our view

The following farragutpress editorial includes comments from Farragut residents, who were robo call recipients after farragutpress was “spoofed” in an attack on Knox County Mayor Tim Burchett, a candidate for the soon-to-be-vacant 2nd U.S. Congressional District seat.

While the following editorial attempts to “clear the air” with caller and reader comments defending this newspaper and Burchett as spoofing targets, it is not intended to be taken as either advocating Burchett be elected to Congress or having any opinion about the validity of any non-spoofed accusations against the mayor.

“Spoofed” last Tuesday evening and night, Jan. 23, when thousands of “robo calls” disparaged Knox County Mayor Tim Burchett from a caller ID falsely listing farragutpress as the instigator, this newspaper must respond.

At least two different types of calls were made. One posed as a seemingly legitimate poll call

before turning negative, while

the other simply launched into a negative tirade against Burchett, who is running for the 2nd District U.S. Congressional seat to be vacated by U.S. Rep. John J. “Jimmy” Duncan Jr.

Calls were made to residences in Farragut, Knox County and the entire six-county district that also included LaFollette, Dandridge, Lenoir City, New Tazewell, Loudon, Jellico, Cumberland Gap, Maryville, Greenback, Sharp’s Chapel and Jefferson City.

With an almost 30-year history of positive, community news devoid of negative “hit pieces,” farragutpress was defended by call recipients, as was Burchett.

“I just didn’t believe it,”

said Farragut resident Gloria Price, who added she “was absolutely shocked to death when I answered the phone.

“I was just so surprised that the call would have come from [farragutpress], and I just knew it could not be right,” she added. “We have lived here 34 years, and I read the paper every week. I [just] knew it didn’t sound right. That is just not who we are.”

Price was one of hundreds of call recipients who used their caller IDs to return the robo calls either that night or the following day — this time reaching one of the newspaper’s general assignment reporters whose number had been spoofed.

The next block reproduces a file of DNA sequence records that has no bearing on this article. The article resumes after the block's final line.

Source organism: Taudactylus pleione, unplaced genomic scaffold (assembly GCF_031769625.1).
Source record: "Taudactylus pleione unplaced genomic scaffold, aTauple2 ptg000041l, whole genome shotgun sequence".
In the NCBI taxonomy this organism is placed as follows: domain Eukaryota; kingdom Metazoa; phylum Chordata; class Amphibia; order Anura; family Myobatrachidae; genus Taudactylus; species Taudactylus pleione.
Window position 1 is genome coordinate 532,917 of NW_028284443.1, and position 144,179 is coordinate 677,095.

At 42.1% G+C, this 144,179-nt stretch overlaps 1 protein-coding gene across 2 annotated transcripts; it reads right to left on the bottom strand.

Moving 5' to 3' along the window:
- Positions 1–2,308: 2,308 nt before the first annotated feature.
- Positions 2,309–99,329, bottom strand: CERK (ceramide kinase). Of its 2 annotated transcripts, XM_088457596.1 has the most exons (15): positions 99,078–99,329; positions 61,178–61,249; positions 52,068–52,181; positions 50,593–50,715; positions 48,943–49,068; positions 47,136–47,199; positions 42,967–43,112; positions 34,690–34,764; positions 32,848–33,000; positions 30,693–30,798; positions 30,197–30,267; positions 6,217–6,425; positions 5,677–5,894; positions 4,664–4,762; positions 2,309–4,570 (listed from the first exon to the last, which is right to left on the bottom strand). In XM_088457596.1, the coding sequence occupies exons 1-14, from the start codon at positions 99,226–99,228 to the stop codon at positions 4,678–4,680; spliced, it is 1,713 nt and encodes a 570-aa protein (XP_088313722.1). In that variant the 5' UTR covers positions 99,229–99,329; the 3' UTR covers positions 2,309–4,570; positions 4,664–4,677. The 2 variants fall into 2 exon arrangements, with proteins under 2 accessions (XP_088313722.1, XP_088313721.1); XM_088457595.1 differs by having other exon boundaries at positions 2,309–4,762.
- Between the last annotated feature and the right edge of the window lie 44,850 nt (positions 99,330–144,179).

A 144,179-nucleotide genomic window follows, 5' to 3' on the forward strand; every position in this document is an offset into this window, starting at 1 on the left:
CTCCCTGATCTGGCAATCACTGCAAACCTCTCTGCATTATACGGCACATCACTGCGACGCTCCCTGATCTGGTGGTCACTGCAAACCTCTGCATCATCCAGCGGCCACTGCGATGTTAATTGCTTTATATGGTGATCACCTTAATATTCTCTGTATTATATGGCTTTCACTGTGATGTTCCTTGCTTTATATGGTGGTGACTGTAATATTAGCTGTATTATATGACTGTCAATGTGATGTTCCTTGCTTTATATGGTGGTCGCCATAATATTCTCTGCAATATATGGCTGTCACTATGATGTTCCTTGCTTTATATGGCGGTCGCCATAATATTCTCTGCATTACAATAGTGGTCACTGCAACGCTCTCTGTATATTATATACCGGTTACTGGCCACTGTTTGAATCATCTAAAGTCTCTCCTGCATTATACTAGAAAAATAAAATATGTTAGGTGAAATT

As a long-time marketing instructor who currently teaches at Hardin Valley Academy, Price said she regularly answers poll calls, and is eager to participate.

“It is scary to think about, these types of calls that are used to slamming people — [including] anyone wishing to do the right thing,” she said. “I am just pleased to know [the calls were not legitimate],” adding, “[Burchett] is a good man.”

Farragut resident Jeanne Brykalski also received one of the calls and was quick to defend both Burchett and the paper.

“The call infuriated and disgusted me at the same time. At first I was so angry that the paper [might have somehow been behind it], but I quickly did a 180 and knew they couldn’t have done this,” she said.

Brykalski said she has known Burchett for many years in her role as a victim’s rights advocate in the wake of her parents’ murders more than 20 years ago.

“My husband and I know him as a good and honest man,” she said. “This is not just dirty politics — only a coward and bully would do this.”

Brykalski posted a notice about the calls on the web page neighborhood.com, letting its readers know farragutpress had not instigated the calls.

Two responses to her lengthy post indicated similar calls — not yet substantiated — also had been made listing the Knox County Sheriff’s Office and Tennova Health Care as points of origin.

“And all three of those numbers are ones people would trust,” Brykalski said.

Many callers were sympathetic to the spoofing situation and shared their own stories of deceit-based calls.

One said she was being harassed by an individual or business that was misrepresenting itself as a hospital.

Another said she had had her home computer hacked to the point that she could no longer use it, and had considered not getting it repaired.

“I am almost afraid to,” she said. “It will just happen again.”

The caller then mused, “They [scammers/spoofers] are pretty smart. But, it’s just disgusting what they get away with.”


In addition to the spoofing, the farragutpress website also was hacked last week.

In the meantime, farragutpress is grateful for its loyal readers who know who we are — and who we are not.

We promise to continue providing the honest, fair and up-front news coverage our community expects and deserves.